Mart Avandi, left, and Liisa Koppel. In “The Fencer,” Finnish director Klaus Haro has a sharp eye, and his shots juxtapose the beauty of the Estonian lowlands with the harsh reality of life under Soviet rule. (CFI Releasing)

All happy families are alike — and so, apparently, are all feel-good sports flicks, even those set in the grim, rural outposts of the 1950s Soviet Union.

In the biopic “The Fencer,” Mart Avandi plays Endel Nelis, a champion Estonian fencer whose wartime past as a Nazi conscript makes him a target of the Russian secret police. Endel flees Leningrad for the small town of Haapsalu, Estonia, where he finds work running a high school sports club. After a young student, Marta (Liisa Koppel), sees Endel practicing his swordsmanship and asks him to teach her the sport, he shows the schoolchildren how to spar with reeds plucked from a nearby marsh. Despite the disapproval of the school’s principal (Hendrik Toompere), who thinks fencing evokes feudalism, and the ever-looming threat of the KGB, the children become enthusiastic fencers. When they read about an all-Soviet tournament in a local newspaper, they beg Endel to enter their team in competition.

Avandi as champion Estonian fencer Endel. (CFI Releasing)

Finnish Director Klaus Haro has a sharp eye, and his shots deftly juxtapose the delicate beauty of the Estonian lowlands with the harsh reality of life under Soviet rule. But the script, written by Anna Heinamaa, gives him little more than an aesthetic landscape to work with. Endel’s romance with a fellow teacher (Ursula Ratasepp) has about as much heat as a bowl of lukewarm borscht, and the conniving principal comes across as a cartoon villain. Though the camera follows Endel closely, we never really get inside his head — or explore the fear, regret and uncertainty that must plague him.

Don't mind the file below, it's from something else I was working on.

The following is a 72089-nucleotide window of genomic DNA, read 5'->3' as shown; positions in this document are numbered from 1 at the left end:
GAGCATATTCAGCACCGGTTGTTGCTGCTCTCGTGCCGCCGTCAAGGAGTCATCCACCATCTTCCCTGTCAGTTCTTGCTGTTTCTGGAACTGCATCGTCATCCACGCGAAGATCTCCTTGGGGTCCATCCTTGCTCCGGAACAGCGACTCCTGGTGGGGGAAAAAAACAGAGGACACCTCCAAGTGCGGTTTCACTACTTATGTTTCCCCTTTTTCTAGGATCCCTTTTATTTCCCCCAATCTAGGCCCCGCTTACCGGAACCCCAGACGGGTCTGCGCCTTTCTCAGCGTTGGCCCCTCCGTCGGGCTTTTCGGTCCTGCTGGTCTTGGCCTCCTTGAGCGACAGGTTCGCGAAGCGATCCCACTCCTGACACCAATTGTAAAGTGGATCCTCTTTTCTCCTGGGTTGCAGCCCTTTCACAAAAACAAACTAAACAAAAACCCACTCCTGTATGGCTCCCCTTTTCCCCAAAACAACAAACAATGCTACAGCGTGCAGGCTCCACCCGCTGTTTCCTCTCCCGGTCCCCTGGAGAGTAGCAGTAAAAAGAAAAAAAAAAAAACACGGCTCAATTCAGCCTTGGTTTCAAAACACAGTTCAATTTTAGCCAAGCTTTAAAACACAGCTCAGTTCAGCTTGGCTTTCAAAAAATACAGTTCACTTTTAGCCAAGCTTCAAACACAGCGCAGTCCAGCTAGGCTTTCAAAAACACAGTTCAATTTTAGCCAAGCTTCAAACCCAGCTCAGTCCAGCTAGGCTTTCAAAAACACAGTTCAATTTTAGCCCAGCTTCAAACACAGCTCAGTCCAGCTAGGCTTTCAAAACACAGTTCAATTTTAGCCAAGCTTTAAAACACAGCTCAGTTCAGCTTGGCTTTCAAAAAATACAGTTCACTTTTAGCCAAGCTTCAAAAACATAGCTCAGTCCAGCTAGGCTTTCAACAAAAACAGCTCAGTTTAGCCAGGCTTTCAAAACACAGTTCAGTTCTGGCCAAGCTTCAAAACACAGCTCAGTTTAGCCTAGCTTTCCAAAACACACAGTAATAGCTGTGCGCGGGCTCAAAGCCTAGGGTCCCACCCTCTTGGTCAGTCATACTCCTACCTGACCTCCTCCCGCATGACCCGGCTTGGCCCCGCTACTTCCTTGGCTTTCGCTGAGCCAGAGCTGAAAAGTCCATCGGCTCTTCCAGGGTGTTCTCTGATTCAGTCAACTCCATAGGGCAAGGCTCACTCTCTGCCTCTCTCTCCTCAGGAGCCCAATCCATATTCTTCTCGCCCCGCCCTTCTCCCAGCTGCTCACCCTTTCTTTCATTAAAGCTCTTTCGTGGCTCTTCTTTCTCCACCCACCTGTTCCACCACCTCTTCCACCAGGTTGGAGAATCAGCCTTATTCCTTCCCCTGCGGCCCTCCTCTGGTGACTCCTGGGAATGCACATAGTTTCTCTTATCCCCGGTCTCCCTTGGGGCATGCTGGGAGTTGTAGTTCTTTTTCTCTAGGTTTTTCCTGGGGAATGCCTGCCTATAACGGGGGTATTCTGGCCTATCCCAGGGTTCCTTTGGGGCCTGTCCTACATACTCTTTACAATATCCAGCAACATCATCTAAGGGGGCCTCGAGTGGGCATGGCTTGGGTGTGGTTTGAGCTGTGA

The third act, which follows Endel’s team to the championship, resembles any underdog sports movie. Replace the Estonian fencers with Latvian sprinters or Dutch chess players, and the plot — not to mention the cheesy suspense music — would be the same. When little Marta takes on the reigning champion from Moscow, a much older and larger boy, even the principal stops wringing his hands long enough to clap. The KGB agents only show up to arrest one minor character, who seems to have been allowed time to pack a suitcase before being whisked away in the back of a black car.

The film showcases some talented child actors, including, in addition to Koppel, Joonas Koff as the grandson of the arrested man. With luck, we’ll see both of them again — in a more inspired film.

Unrated. At Landmark’s E Street Cinema. Contains some violence and disturbing scenes. In Estonian and Russian with subtitles. 99 minutes.